New GPL License Is Coming; Linus Torvalds Wishes It Weren't
In This Issue:
1. Editor's Note: The Open Sourcing Of Higher Education
2. Today's Top Story: GPL
- New GPL License Is Coming; Linus Torvalds Wishes It Weren't
3. Breaking News
- Apple Patches 45 Bugs In Massive Security Update
- Microsoft Releases Service Pack 2 For Windows Server 2003
- Glide Promises To Make Any Phone An iPhone
- Business Objects Aims BI At Data Warehouse Appliances
- California Judge Dismisses All Charges Against Former HP Chair Dunn
- GSA Taps Disabled Vets For IT Work
- Microsoft Gains A New Voice With Acquisition Of Tellme Networks
- Cisco Systems Acquires NeoPath For Its File Management Capability
- Sophos Software Blocks Second Life At Work
- Vendors Introduce 'Affordable' Business Intelligence Systems
- Encrypting Hard Disk Could Exempt Companies From Data Breach Disclosure Laws, Seagate Claims
- Google Out, Microsoft In As Default Live Search In Lenovo PCs
- Copyrighted Videos Still On YouTube After Lawsuit
4. The Latest Personal Tech Blog Posts
- Wal-Mart Joins Uncle Sam On 'Green' Bandwagon
- Here's A Flash: Solid-State Storage Is Overtaking Rotating Memory
- Can Apple Really Sell 10 Million iPhones?
5. White Papers: Performance Management
6. Get More Out Of InformationWeek
7. Manage Your Newsletter Subscription
Quote of the day:
"People are encouraged to chip in and help, not because of some political agenda or because they try to be 'good people,' but simply because it helps themselves more than not..." -- Linux Torvalds on GPL v2
1. Editor's Note: The Open Sourcing Of Higher Education
College education has gone open source.
A number of top universities are placing their course materials online, free. No course credit is granted, but self-learners can have access to all the same materials as those shelling out tens of thousands of dollars annually. That's great news for IT pros who are either unemployed or looking to acquire new skills and knowledge.
Have you taken advantage of any of these courses? If so, share details on the quality of the experience and the value of the information at my blog entry.
Meantime, there's more evidence that New York is today's hotbed for IT jobs: The metro area has more available IT jobs than the Silicon Valley area on one major IT job site. This seems to be no coincidence, what with the likes of Google hiring dozens of tech workers. The highest-volume openings include jobs in C and C++ programming, Oracle databases, and Microsoft Windows.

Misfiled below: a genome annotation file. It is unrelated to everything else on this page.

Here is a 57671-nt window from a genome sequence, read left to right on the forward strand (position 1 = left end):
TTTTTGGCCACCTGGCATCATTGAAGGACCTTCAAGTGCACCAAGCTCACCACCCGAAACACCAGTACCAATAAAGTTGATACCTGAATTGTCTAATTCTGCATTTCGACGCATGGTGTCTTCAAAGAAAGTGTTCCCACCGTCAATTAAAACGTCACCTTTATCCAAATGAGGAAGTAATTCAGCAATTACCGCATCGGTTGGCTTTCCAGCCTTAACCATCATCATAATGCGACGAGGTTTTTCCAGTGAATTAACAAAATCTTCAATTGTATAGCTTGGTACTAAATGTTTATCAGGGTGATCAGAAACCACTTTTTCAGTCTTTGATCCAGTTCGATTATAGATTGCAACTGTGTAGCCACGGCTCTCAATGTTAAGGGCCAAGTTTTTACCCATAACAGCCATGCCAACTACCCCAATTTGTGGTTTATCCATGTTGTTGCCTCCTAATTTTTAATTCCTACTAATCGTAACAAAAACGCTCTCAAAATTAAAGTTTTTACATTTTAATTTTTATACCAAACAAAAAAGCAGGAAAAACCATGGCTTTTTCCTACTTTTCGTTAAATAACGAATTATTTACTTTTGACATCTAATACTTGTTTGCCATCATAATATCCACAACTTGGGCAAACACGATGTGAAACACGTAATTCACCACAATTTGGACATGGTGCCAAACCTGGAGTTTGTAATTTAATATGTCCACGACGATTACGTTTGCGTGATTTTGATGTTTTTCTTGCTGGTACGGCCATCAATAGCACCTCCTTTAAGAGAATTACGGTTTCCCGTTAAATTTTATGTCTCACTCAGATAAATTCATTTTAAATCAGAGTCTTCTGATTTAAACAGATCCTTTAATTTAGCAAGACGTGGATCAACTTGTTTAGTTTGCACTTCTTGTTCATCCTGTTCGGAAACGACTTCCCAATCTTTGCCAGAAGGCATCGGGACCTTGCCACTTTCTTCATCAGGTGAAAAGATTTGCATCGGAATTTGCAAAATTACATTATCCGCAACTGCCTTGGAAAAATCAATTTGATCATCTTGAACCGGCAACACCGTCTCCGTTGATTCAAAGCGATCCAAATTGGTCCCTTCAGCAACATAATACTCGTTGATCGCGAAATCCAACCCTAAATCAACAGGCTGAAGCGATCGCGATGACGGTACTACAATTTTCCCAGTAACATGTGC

Is there an adequate pool of talent in place to fill all these positions? What's going on in New York that's creating so many opportunities?
New GPL License Is Coming; Linus Torvalds Wishes It Weren't InformationWeek's Charles Babcock was surprised in an e-mail exchange with Linus Torvalds at the depth of his criticism of the next version of the General Public License. Babcock says he's struck by the contrast between the lofty ambitions that Richard Stallman and the Free Software Foundation are placing behind GPL 3.0 versus Torvalds' common sense.
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Wal-Mart Joins Uncle Sam On 'Green' Bandwagon
Still think this "Green Computing" is a lot of tree hugger blather you can safely ignore? This week, Wal-Mart joins the U.S. government in embracing standards for what a makes an earth-friendly computer. This drumbeat's going to keep getting louder.
Here's A Flash: Solid-State Storage Is Overtaking Rotating Memory
Intel has announced its first solid-state drive, a storage device that uses NAND flash memory instead of those oh-so-old-fashioned (and oh-so-fragile) spinning platters in traditional hard-disk drives. It's an idea with a lot of advantages (although price isn't yet one of them).
Can Apple Really Sell 10 Million iPhones?
Analysts are doubtful. They cite the high price point as one major barrier. And even though the worldwide market for smartphones swelled by 42% to 80.5 million devices in 2006 (which is just a drop in the overall cell phone bucket), for Apple to jump in and score such a large percentage in the first year seems unlikely.
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